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From Acadiana to Greenville: What We Can Learn from Another City's Past

More than 50 people from Lafayette are in Greenville, South Carolina, this week, to see if there's anything they can learn from that city's growth that might apply here.

It marks the third time One Acadiana, the regional chamber of commerce, has hosted a trip to another state for folks who have an interest in the growth and economic development of Acadiana. Previously, they have led visits to Lexington, Kentucky, and Charleston, South Carolina.

Midway between Atlanta, Georgia, and Charlotte, North Carolina, the region became a hub for the textile industry. Greenville officials began billing themselves as the Textile Capital of the South. 

Yet when those textile companies began moving those jobs overseas, the economy became stagnant. 

City councilman Russell Stall, speaking on the city's history on Sunday afternoon, admitted he moved away from the city and never thought he'd return. Since then, though, the city has diversified its economy and built a downtown that has become a hub of commercial and residential activity. 

Greenville is home to many national and international corporations such as Michelin North America, General Electric, and BMW.

"Greenville wasn’t a place where people wanted to be," Stall said. "There was not a lot for people to do. The Greenville I moved to 20 years ago was nothing like the Greenville I left. And it’s nothing like the Greenville today."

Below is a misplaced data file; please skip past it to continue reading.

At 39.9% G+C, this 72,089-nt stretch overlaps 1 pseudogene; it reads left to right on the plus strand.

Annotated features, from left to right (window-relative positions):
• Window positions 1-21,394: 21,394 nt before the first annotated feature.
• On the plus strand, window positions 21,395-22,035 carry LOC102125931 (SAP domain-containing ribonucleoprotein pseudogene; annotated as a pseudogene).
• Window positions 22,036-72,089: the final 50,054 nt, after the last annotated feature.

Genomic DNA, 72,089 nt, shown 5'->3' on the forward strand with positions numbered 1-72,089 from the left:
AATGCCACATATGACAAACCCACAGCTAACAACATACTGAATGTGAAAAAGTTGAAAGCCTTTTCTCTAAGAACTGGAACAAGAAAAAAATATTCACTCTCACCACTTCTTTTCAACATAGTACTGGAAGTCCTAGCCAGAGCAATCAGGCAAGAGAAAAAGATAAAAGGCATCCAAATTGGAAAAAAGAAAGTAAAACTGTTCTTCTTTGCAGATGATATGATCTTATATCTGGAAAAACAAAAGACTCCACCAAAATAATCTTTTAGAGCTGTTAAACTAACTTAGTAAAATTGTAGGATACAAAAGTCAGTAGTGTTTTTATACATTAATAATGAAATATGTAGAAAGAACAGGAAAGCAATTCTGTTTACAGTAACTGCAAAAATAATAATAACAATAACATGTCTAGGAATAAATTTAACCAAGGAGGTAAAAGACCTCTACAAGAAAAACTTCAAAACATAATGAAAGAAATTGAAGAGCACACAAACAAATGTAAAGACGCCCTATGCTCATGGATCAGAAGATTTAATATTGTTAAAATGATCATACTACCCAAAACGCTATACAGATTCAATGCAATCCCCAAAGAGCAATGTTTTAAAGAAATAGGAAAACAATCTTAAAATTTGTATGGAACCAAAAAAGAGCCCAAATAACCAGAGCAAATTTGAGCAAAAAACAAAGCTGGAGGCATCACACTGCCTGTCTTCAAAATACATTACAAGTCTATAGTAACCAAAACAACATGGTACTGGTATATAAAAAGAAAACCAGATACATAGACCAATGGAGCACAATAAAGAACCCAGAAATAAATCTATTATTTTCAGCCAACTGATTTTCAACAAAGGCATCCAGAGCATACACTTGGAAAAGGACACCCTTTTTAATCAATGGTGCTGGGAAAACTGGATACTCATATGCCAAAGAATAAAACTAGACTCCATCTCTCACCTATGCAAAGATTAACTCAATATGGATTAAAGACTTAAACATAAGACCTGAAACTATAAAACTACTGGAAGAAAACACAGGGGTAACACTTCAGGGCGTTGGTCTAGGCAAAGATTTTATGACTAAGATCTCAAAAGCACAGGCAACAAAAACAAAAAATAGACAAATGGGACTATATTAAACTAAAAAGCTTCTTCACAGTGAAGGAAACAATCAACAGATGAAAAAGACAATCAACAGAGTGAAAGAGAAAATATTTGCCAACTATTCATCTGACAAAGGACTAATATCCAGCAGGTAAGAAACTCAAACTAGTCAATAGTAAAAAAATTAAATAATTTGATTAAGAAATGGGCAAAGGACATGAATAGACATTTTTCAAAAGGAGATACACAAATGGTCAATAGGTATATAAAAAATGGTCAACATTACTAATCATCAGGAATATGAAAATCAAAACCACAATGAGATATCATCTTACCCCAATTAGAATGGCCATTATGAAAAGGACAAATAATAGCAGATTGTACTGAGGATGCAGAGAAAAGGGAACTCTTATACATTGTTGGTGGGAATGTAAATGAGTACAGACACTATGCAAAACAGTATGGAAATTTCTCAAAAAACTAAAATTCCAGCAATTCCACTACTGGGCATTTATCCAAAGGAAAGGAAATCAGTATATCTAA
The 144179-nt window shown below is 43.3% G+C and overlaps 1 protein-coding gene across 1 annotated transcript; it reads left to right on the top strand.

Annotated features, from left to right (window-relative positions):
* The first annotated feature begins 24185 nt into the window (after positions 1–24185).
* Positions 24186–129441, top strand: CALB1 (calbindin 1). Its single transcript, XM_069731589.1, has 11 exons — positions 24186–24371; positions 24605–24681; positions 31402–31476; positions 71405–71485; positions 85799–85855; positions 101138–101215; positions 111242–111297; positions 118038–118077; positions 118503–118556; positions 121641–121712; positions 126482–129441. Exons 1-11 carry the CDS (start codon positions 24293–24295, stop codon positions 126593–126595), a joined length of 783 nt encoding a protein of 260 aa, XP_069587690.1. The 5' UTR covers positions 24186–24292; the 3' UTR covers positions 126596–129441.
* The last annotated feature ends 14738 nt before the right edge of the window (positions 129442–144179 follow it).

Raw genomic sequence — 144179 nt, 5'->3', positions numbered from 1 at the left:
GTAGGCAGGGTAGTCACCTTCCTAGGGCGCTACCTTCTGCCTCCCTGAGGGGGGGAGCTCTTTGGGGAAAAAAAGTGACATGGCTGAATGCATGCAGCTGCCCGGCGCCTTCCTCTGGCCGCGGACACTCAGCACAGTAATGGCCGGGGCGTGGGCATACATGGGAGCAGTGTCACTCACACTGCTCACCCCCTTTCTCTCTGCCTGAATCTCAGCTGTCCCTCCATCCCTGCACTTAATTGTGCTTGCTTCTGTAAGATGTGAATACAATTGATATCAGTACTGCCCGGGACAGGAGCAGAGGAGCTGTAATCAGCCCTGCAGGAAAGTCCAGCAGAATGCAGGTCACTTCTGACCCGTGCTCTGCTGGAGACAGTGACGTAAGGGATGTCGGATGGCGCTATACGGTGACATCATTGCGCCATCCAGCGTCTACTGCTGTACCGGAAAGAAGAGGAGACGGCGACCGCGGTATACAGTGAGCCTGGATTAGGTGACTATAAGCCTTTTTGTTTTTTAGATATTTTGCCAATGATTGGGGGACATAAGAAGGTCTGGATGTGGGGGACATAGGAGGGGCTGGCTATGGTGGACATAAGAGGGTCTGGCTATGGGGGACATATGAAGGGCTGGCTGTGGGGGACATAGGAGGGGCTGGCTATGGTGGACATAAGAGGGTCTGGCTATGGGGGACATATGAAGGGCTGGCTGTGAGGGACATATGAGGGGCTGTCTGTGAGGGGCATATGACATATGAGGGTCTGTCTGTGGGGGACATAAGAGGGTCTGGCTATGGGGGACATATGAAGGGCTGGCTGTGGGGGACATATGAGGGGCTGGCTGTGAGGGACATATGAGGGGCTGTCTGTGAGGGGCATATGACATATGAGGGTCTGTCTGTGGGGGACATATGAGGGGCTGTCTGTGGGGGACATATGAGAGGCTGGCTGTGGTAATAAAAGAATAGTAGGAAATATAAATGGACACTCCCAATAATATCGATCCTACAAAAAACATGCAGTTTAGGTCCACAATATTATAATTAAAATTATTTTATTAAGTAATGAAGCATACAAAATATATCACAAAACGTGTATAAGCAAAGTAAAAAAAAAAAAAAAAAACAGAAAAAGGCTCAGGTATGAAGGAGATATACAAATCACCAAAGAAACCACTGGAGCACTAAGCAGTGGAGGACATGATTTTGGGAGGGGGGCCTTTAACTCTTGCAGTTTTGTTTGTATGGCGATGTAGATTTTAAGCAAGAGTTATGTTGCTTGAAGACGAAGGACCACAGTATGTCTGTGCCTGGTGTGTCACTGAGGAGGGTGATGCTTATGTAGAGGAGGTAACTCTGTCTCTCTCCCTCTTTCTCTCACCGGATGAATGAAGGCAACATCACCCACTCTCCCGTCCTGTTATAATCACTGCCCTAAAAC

For the past 30 years, the city has teamed with the private sector to create development partnerships, stimulating a major revitalization of the central business district.

Downtown Greenville has gone from abandoned warehouses and empty storefronts to having a thriving central business district, with up-scale restaurants and high-end residential units.

The small southern city of just under 60,000 residents is now a popular destination for shopping, dining and entertainment, and it's rebirth has been recognized nationally.

The turning point, restaurant owner Carl Sobocinski said, may have been the Reedy River Falls Park. It's the only natural waterfall in a downtown area in the country, Stall noted, and a pedestrian bridge helped change downtown from a place to visit to a place to live. 

“That became a place where you can get out and be active,” he said. “Living downtown and having that green space park was real catalyst in having that residential park take off.”

“Thirty years ago, Greenville’s leaders rallied together behind a vision to develop one of the best downtowns in America," Carlee Alm-LaBar said at the outset of the trip. "I am excited to learn about the vision, planning, and execution behind Greenville’s success and how we can apply the lessons learned here in Acadiana.” 

Alm-LaBar is director of traditional neighborhood developments for Southern Lifestyle Development

“The BMW plant in Spartanburg was a game-changing economic development win for the Upstate South Carolina region," said Katie Chaisson, director of business and economic development for CLECO. "One of the key takeaway lessons I’m looking forward to learning is how the region attracted a global powerhouse like BMW and how to further position Acadiana for big economic development wins in the future.”

In addition to information sessions, the Acadiana visitors were expected to a downtown Greenville and a BMW factory.

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